Recent news that South Korea plans to digitize its entire elementary- and secondary-school curriculum by 2015, combined with the declining cost of e-readers and Amazon's announcement earlier this year that it is selling more e-books than print books, prompts an interesting question: Which traditional campus will be the first to go entirely bookless? Not, of course, bookless in the sense of using no book content, but bookless in the sense of allowing no physical books. My guess is that this will make some institution famous.
Already, just about everything that an undergraduate needs to read is available in electronic form. Whatever isn't there electronically, librarians, students, or professors can easily scan, as many already do.
Some colleges are already heading in this direction by requiring or handing out iPod Touches, iPads, Kindles, or Nooks, often preloaded with textbooks and other curricular materials, or by disallowing paper texts for online courses. But I suggest that it's time to go much further: to actually ban nonelectronic books on campus. That would be a symbolic step toward a much better way of teaching and learning, in which all materials are fully integrated. It could involve a pledge similar to the one that language students and instructors at Middlebury Language Schools take to speak only the foreign languages in which they are immersed during the study program.
In this bookless college, all reading—which would still, of course, be both required and encouraged—would be done electronically. Any physical books in students' possession at the beginning of the year would be exchanged for electronic versions, and if a student was later found with a physical book, it would be confiscated (in return for an electronic version). The physical books would be sent to places and institutions that wanted or needed them. Professors would have a limited time in which to convert their personal libraries to all-digital formats, using student helpers who would also record the professors' marginal notes.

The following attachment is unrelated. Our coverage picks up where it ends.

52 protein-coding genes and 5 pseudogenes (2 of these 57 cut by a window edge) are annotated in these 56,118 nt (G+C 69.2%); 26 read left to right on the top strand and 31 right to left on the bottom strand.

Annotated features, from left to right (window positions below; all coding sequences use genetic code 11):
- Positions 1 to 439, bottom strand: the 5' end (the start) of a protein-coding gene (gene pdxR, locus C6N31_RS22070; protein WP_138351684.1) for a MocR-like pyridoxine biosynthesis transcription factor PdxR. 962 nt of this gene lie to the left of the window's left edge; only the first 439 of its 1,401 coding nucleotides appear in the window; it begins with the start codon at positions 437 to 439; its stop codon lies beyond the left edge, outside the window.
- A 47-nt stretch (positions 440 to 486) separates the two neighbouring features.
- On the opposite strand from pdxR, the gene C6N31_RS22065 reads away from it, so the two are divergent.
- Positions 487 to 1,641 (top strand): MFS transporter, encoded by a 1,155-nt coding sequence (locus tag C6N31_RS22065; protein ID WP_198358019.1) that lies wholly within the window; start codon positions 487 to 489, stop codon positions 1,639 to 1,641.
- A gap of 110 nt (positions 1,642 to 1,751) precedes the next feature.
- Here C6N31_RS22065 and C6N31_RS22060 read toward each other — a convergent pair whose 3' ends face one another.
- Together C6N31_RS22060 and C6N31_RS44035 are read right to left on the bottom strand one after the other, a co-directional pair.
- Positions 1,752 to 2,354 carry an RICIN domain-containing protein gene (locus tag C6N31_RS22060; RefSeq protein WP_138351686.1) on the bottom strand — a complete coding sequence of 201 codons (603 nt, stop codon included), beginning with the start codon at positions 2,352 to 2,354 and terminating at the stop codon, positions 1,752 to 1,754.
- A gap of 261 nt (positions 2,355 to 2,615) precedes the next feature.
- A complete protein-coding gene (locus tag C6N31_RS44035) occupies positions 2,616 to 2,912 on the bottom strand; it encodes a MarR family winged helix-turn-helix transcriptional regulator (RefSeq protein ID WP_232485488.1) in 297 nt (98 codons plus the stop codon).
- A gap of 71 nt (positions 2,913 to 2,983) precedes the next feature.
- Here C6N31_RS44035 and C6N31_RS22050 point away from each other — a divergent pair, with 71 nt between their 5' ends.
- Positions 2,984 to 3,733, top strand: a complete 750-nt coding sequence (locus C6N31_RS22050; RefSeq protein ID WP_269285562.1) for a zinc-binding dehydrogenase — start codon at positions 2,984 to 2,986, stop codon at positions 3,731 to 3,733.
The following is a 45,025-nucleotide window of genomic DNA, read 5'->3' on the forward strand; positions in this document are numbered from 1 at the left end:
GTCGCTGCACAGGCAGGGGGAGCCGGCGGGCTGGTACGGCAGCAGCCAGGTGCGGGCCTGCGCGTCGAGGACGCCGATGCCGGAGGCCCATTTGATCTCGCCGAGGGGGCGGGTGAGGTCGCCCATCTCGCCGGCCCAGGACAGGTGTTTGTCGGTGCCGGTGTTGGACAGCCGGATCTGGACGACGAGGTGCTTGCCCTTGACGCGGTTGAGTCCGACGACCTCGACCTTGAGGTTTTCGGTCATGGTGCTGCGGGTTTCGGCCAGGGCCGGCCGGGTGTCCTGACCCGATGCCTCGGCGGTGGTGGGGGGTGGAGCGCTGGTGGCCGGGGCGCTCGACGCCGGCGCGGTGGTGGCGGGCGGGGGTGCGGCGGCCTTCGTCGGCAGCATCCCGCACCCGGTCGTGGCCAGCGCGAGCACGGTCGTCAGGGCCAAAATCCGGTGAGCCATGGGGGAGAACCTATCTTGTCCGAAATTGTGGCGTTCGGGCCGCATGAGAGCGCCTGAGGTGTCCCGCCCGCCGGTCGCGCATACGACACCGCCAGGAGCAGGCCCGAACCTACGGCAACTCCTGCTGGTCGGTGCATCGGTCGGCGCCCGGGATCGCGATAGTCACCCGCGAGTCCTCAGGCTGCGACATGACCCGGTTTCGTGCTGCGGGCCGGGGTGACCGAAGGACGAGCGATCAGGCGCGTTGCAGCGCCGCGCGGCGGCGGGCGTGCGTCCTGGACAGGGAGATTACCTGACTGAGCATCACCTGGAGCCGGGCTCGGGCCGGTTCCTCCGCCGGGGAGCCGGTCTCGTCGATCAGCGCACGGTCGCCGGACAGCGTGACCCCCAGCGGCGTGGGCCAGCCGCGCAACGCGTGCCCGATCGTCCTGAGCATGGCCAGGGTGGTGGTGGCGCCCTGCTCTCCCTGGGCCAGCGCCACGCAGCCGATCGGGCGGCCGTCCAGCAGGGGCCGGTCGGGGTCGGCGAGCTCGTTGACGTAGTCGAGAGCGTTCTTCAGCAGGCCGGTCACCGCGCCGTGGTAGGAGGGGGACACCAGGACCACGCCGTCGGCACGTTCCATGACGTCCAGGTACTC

Why, in a world in which choice and personal preference are highly valued, would any college want to create such a mandate? Because it makes a bold statement about the importance of moving education into the future. It is, in a sense, only a step removed from saying, "We no longer accept theses on scrolls, papyrus, or clay tablets. Those artifacts do still exist in the world, but they are not the tools of this institution." Or: "In this institution we have abandoned the slide rule. Those who find it useful and/or comforting can, of course, use it, but not here."
Let me be clear that I'm not advocating that we get rid of the good and valuable ideas, thoughts, or words in books—only that we transfer them to (and have students absorb them through) another form. Much of what students need to study is already in the public domain and can easily, in instances where it hasn't already been done, be converted to electronic form. Most contemporary works exist electronically, as do a huge number of historical books and documents. This would be an incentive to scan more of them. It would also provide an opportunity for academics and others to consider how notions of intellectual-property rights might need to be updated for the digital age.
Of course, pushback is to be expected. I think less of it would come from faculties in the sciences, who feel most deeply the need to connect information more completely and be sure it is up-to-date, than from humanities faculties, who often teach particular physical books (and might tend to be far more attached to them). Such a mandate might not go over well with all students, either, at least at first, because many have been inculcated since birth to appreciate the value of physical books.
But I believe the change would be transformational, in very positive ways, for education. Once the change happened, the college and its professors would be expected to enhance all electronic texts in useful ways. Student materials might contain not just the commentary of the individual professor but of professors all over the world. A student's Hamlet might contain not just the notes that a student would find in a print edition but collective notes from actors, directors, scholars, and other contributors. The college's version of Hamlet might be linked to whatever notes Laurence Olivier or Harold Bloom had written in the margins of their own copies. It might be linked to scenes and versions already on YouTube, or to open courseware from institutions around the world.